I made a large loaf cake and cut the shape out freehand, using a toycar as my model. Crumbcoate it and place cake in fridge to set. Meantime cover cakeboard with royal icing and leave to dry several hours. Prepare buttercream icing in royal blue, red, black and white. Mark with toothpick outlines for windows and design of ‘flames’. Outline with thinned icing, and fill in accordingly. Then mould fondant icing to look like icecles and place around the car.
I found some Christmas theme lollies and used them to add interest to the cake and then sprinkled jellybeans around. It was very well received! For goody bags, I found black and white wrapping paper (like the flag) and used that to wrap a toy (3D car models to be assembled) and some candies. I put a colorful piece of card with words “Congratulations! You survived the Race” with a mini toy car on each of them. They look pretty impressive.,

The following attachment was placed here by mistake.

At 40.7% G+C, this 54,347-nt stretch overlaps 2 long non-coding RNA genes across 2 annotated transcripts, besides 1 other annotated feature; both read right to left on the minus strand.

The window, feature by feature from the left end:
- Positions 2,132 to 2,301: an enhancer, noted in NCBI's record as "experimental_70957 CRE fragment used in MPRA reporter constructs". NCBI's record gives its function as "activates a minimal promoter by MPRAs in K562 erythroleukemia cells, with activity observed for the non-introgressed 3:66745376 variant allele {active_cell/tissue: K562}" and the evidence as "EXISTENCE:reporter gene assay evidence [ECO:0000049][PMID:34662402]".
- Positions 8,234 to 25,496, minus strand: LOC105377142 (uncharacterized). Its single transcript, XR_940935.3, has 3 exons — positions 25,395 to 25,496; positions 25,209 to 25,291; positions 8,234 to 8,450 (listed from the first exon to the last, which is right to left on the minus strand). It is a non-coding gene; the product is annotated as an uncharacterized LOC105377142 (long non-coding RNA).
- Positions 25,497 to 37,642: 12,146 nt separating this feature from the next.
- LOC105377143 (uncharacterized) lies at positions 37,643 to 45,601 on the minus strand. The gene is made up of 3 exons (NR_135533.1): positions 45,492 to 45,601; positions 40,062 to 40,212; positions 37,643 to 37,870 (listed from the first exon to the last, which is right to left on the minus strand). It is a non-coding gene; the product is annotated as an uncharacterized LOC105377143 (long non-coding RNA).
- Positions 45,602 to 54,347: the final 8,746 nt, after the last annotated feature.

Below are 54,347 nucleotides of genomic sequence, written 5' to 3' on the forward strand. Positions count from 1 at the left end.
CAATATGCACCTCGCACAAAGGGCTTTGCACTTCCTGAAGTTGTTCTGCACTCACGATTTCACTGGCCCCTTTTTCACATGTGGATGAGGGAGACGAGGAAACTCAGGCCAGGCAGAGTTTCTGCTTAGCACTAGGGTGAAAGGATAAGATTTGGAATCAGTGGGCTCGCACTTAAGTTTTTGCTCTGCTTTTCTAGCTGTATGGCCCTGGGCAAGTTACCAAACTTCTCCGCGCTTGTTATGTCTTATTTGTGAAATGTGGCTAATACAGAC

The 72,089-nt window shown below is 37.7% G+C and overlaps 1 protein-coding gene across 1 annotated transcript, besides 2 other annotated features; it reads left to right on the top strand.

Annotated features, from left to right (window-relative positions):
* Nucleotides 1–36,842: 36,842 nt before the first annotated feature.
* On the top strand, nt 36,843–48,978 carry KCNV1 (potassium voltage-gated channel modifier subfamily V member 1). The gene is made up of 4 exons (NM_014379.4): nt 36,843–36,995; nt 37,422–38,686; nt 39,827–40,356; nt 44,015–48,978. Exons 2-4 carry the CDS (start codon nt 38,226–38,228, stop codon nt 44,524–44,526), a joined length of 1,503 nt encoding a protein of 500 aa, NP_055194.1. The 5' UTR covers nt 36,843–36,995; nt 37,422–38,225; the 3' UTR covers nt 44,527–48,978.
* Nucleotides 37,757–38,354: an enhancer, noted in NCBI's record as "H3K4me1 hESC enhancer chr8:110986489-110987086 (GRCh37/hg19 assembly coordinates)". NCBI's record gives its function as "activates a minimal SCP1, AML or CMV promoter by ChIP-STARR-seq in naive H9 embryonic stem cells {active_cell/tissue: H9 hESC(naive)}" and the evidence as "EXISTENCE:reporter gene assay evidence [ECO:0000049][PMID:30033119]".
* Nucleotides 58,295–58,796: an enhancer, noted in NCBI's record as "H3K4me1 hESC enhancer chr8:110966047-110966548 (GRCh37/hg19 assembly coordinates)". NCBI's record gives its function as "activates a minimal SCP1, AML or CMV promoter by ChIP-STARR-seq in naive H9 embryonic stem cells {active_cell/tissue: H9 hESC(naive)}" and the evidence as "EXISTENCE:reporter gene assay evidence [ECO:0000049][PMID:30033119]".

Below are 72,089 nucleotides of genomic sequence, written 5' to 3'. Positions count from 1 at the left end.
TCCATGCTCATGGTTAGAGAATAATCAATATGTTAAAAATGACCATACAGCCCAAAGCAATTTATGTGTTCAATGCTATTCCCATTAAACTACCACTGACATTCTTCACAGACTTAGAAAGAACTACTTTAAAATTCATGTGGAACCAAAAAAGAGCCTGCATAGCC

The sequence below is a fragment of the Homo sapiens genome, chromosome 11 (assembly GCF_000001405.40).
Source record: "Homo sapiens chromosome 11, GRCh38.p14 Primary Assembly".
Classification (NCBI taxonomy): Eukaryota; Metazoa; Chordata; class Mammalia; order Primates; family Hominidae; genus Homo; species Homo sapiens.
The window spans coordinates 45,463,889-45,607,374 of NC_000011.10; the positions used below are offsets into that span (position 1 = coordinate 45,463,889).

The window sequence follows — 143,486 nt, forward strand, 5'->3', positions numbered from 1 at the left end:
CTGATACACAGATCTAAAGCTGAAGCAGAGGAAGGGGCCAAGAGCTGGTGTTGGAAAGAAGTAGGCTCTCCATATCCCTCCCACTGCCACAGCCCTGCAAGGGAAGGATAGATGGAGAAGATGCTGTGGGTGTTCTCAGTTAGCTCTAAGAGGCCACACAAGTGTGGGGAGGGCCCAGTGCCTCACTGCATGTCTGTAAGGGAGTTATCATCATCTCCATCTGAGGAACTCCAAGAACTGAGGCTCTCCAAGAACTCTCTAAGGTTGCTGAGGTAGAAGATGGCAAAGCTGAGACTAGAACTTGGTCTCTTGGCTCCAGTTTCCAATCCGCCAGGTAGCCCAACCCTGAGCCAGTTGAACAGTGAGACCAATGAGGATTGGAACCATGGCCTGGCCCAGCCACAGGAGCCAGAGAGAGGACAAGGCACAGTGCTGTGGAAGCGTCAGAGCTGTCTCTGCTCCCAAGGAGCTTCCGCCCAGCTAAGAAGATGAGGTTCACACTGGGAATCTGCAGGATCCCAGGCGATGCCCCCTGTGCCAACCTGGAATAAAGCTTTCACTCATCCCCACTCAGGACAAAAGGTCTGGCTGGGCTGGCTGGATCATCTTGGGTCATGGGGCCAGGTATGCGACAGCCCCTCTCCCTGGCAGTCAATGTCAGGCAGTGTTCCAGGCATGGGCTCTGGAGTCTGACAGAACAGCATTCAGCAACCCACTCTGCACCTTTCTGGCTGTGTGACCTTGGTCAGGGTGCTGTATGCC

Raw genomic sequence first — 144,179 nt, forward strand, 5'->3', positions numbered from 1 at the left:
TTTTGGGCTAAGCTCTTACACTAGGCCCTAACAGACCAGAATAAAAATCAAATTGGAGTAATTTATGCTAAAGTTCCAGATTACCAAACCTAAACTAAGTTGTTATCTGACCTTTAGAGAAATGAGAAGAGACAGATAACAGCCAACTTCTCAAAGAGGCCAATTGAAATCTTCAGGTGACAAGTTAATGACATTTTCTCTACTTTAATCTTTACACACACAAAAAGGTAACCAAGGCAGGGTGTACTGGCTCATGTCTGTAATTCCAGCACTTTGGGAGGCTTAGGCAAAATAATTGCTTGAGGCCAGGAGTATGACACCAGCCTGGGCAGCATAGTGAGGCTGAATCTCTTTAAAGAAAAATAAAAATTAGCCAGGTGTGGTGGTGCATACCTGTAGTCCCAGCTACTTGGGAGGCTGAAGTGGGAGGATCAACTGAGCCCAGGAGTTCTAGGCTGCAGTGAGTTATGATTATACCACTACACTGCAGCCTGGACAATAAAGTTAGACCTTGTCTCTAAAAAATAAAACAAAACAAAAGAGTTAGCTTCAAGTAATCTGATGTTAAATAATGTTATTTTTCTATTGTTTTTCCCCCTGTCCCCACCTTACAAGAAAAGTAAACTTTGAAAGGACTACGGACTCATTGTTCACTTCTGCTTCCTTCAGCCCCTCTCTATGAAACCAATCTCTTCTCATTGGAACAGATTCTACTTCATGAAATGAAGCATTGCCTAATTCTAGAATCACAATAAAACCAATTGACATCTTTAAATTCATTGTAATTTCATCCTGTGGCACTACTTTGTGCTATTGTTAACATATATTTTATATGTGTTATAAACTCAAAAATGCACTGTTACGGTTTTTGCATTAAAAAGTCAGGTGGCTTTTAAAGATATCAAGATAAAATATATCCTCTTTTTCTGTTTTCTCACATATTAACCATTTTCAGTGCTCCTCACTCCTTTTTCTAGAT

Angie K., Sikeston, MO
For my son’s 2nd birthday I decided to make a Nascar cake. I purchased a racecar cake pan, which came with edible decals. I chose Rusty Wallace since he drives the #2 Car, but there are many drivers to use from.
The cake mix and frosting that came with the cake pan were not very tasty so I threw it out and used some funfetti cake mix and made some butter cream frosting.
I also baked a second cake in a large 16×16 square pan. I iced the square cake with black and white squares on the top half (I was going for a checkered flag look). On the second half of the cake I used the Nascar logo.